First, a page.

NEW YORK — It may be a big if, but assuming Washington lawmakers can get past the "fiscal cliff," many analysts say that the outlook for stocks next year is good, as a recovering housing market and an improving jobs outlook helps the economy maintain a slow, but steady recovery.
An advance of 10 percent in 2013 would send the S&P 500 toward, and possibly past, its record close of 1,565 reached in October 2007.
A mid-year rally in 2012 pushed stocks to their highest in more than four years. Both the Standard & Poor's 500 and the Dow Jones industrial average gained in 2012. Those advances came despite uncertainty about the outcome of the presidential election and bouts of turmoil from Europe, where policy makers finally appear to be getting a grip on the region's debt crisis.
"As you remove little bits of uncertainty, investors can then once again return to focusing on the fundamentals," says Joseph Tanious, a global market strategist at J.P. Morgan Funds. "Corporate America is actually doing quite well."
Although earnings growth of S&P 500 listed companies dipped as low as 0.8 percent in the summer, analysts are predicting that it will rebound to average 9.5 percent for 2013, according to data from S&P Capital IQ. Companies have also been hoarding cash. The amount of cash and cash-equivalents being held by companies listed in the S&P 500 climbed to an all-time high $1 trillion at the end of September, 65 percent more than five years ago, according to S&P Dow Jones Indices.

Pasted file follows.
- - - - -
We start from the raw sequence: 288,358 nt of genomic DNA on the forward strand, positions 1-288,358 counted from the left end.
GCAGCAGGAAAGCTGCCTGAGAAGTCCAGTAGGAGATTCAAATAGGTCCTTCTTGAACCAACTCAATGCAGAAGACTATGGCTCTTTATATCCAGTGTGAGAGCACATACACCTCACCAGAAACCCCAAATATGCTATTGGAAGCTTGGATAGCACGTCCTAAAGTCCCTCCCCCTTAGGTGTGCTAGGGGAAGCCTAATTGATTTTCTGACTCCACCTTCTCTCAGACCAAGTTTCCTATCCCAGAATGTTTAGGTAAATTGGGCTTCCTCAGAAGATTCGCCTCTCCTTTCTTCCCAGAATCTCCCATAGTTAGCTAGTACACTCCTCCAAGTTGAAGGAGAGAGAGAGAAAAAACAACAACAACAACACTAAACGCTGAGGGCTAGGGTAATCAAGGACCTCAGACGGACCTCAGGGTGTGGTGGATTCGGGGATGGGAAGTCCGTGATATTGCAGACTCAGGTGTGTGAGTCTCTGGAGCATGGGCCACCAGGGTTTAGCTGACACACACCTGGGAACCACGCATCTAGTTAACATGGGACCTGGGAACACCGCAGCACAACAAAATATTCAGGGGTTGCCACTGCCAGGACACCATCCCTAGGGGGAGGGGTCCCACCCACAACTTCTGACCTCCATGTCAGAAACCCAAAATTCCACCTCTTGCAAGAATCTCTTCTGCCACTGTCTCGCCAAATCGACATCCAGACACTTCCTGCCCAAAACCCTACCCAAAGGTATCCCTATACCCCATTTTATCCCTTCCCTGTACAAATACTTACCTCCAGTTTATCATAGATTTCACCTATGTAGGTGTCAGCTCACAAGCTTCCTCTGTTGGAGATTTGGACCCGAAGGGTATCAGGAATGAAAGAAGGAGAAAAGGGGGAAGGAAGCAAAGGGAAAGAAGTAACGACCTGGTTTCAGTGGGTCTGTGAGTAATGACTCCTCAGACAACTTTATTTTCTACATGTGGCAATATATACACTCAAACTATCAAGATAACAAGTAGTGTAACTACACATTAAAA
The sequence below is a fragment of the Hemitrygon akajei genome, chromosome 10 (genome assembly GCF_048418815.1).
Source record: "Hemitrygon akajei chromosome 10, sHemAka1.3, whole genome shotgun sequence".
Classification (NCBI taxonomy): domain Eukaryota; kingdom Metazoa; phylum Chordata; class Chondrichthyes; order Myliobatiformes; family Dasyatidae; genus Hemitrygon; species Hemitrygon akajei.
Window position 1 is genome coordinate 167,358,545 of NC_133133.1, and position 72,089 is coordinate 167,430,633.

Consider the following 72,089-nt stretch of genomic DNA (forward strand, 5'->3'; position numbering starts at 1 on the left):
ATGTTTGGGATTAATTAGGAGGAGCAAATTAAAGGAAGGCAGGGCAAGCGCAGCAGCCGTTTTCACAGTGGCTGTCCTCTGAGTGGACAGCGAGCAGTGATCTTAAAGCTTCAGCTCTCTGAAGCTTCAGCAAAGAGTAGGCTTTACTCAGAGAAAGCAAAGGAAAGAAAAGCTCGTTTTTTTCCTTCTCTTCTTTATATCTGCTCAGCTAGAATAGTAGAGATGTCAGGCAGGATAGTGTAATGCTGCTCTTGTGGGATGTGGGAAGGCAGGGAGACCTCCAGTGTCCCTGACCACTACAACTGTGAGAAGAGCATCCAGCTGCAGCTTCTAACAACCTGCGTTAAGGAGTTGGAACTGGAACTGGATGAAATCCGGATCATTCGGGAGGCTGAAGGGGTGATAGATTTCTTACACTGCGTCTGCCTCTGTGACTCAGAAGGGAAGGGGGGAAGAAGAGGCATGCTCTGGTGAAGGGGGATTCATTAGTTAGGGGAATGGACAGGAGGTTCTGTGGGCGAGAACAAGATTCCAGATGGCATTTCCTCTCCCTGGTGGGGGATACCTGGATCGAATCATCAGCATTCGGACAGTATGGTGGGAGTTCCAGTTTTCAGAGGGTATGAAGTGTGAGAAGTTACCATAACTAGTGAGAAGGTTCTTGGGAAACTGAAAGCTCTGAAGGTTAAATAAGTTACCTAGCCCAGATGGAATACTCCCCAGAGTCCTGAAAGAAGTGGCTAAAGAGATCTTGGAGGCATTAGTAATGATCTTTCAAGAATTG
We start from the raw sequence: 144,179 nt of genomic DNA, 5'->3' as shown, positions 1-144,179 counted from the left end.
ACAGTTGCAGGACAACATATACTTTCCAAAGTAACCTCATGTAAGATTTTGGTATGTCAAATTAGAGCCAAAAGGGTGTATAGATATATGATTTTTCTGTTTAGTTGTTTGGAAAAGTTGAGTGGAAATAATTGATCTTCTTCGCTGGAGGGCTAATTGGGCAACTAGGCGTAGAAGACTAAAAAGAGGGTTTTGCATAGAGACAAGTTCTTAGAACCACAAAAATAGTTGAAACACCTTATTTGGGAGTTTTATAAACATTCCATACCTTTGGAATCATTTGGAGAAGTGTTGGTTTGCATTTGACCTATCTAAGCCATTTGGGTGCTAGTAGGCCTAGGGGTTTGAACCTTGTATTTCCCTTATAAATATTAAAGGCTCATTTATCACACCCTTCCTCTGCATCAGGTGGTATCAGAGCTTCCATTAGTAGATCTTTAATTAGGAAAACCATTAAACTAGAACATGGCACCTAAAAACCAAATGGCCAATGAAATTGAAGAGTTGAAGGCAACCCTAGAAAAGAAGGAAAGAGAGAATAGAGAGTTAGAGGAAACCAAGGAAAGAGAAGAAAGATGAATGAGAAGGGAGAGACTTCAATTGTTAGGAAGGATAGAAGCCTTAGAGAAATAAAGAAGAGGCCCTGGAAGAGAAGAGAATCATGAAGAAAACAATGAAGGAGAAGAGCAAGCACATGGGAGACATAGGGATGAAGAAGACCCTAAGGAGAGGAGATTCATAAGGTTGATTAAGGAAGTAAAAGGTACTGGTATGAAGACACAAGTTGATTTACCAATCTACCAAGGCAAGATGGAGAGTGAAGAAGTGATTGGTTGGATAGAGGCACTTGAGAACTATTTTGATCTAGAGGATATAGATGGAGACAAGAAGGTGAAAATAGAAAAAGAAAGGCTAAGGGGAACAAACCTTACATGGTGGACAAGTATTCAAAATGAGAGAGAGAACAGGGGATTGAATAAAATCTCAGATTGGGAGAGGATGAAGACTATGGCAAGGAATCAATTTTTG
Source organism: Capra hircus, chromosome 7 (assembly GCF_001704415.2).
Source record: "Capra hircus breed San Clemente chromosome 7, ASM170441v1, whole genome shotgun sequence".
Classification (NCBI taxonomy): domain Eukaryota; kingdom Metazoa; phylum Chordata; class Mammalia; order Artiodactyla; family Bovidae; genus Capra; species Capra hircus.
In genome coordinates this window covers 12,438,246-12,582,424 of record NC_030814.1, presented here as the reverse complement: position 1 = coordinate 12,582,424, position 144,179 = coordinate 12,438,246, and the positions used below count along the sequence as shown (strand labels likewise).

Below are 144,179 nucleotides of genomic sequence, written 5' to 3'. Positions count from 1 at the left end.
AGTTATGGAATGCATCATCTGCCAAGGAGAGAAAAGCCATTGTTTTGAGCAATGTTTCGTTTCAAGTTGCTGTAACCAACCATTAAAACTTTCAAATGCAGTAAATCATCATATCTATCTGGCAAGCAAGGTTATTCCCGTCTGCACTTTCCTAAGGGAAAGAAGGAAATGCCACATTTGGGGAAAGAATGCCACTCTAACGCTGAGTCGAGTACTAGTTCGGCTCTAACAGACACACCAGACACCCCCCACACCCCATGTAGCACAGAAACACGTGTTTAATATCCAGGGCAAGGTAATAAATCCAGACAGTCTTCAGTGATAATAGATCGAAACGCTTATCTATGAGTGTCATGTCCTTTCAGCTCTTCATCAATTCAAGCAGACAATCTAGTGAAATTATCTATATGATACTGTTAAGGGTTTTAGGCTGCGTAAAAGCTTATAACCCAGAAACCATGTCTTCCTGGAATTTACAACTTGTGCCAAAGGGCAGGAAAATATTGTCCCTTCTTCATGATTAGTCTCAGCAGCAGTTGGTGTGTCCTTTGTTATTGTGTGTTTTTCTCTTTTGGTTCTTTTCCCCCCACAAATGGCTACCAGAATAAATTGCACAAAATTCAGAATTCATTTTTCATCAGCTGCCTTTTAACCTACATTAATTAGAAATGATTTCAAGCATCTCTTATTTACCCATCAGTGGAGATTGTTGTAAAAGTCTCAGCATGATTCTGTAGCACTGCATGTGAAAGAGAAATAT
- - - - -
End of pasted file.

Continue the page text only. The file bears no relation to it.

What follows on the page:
By the time trading ended Monday, Republicans and Democrats still hadn't reached a budget compromise – but investors were betting that they would – after President Barack Obama said that a compromise was "within sight," but not finalized. Without a budget agreement, millions of Americans face the prospect of higher taxes and the government would be forced to slash spending, measures that would probably push the economy into recession, economists say.
Assuming a budget deal is reached in a reasonable amount of time, investors will be more comfortable owning stocks in 2013, allowing valuations to rise, says Tanious.
Stocks in the S&P 500 index are currently trading on a price-to-earnings multiple of about 13.5, compared with the average of 17.9 since 1988, according to S&P Capital IQ data. A lower-than-average ration suggests that stocks are cheap.
The stock market will also likely face less drag from the European debt crisis this year, said Steven Bulko, the chief investment officer at Lombard Odier Investment Managers. While policy makers in Europe have yet to come up with a comprehensive solution to the region's woes, they appear to have a better handle on the region's problems than they have for quite some time.
"There is still some heavy lifting that needs to be done in Europe," said Bulko. Now, though, "we are dealing with much more manageable risk than we have had in the past few years."
Next year may also see an increase in mergers and acquisitions as companies seeks to make use of the cash on their balance sheets, says Jarred Kessler, global head of equities at broker Cantor Fitzgerald.
While the number of M&A deals has gradually crept higher in the past four years, the dollar value of the deals remains remains well short of the total reached five years ago. U.S. targeted acquisitions totaled $964 billion through Dec. 27, according to data tracking firm Dealogic. That's slightly down from last year's total of $1 trillion and about 40 percent lower than in 2007, when deals worth $1.6 trillion were struck.